Joyce spent 17 years writing his "Work in Progress" (versus a mere 7 on _Ulysses_). The final text, published in 1939 as _Finnegans Wake_, has the glamour—or stigma—of an extreme case in literary history: the _Wake_ gets talked about as either messiah-text (generous, generative, revolutionary, redemptive, emancipatory), or pariah-text (solipsistic, self-regarding, elitist, unread, unreadable, alienating). Our task in the seminar will be both humbler and more interesting than delivering a verdict on the text: we will simply try to read the thing, wrestle with its linguistic innovations, cope with its opacity, and perhaps make some sense of it—as well as allow it to make nonsense of our usual sense-making protocols. Along the way we’ll talk about the _Wake_’s immanent theories about history and politics, language and the body, sleep and dreams, desire and crime, guilt and absolution, memory and catastrophe. We’ll take a look at the major critical approaches to Joyce's book, at some of the conditions of its reception, and at a handful of post-Joycean experimental texts. And we'll ask some hard questions about institutions and practices of reading difficult books like this one: what does the _Wake_ do to our concept of expertise? What sorts of communities and industries does it help sustain? What does it mean to read a book like this in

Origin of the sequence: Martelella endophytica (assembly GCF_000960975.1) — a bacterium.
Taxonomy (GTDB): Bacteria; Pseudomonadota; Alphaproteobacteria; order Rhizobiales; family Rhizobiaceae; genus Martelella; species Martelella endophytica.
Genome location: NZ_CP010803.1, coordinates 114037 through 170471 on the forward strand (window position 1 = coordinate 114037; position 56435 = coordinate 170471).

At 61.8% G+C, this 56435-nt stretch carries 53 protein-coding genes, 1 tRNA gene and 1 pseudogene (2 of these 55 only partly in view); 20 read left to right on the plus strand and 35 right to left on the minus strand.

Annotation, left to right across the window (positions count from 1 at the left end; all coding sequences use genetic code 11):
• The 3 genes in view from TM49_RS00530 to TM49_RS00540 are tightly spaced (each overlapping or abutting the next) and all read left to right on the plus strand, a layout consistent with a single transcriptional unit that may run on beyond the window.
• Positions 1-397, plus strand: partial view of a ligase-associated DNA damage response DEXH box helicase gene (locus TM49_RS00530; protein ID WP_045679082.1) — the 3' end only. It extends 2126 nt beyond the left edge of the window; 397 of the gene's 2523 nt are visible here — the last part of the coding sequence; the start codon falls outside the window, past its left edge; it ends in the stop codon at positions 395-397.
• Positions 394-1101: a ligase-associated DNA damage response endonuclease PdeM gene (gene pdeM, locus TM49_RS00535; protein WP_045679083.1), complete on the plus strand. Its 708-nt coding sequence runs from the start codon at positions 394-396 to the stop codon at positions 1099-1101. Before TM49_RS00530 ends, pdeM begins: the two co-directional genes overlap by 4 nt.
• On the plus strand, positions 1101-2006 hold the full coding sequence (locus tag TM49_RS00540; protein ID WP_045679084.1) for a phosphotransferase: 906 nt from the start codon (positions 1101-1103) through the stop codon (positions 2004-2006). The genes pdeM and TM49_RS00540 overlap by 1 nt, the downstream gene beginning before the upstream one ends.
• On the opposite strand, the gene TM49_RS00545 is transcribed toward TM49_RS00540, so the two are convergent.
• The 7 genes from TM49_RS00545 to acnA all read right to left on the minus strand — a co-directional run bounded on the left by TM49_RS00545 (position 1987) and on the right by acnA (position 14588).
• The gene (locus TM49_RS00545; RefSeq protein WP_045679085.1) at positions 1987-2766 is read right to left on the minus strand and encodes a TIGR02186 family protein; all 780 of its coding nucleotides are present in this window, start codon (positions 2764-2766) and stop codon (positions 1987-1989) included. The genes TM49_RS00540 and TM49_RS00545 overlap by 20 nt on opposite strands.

times like these?
Undergraduates are not allowed to take 700-level courses.
Undergraduates interested in taking this course should take ENGL568 with the permission of the instructor.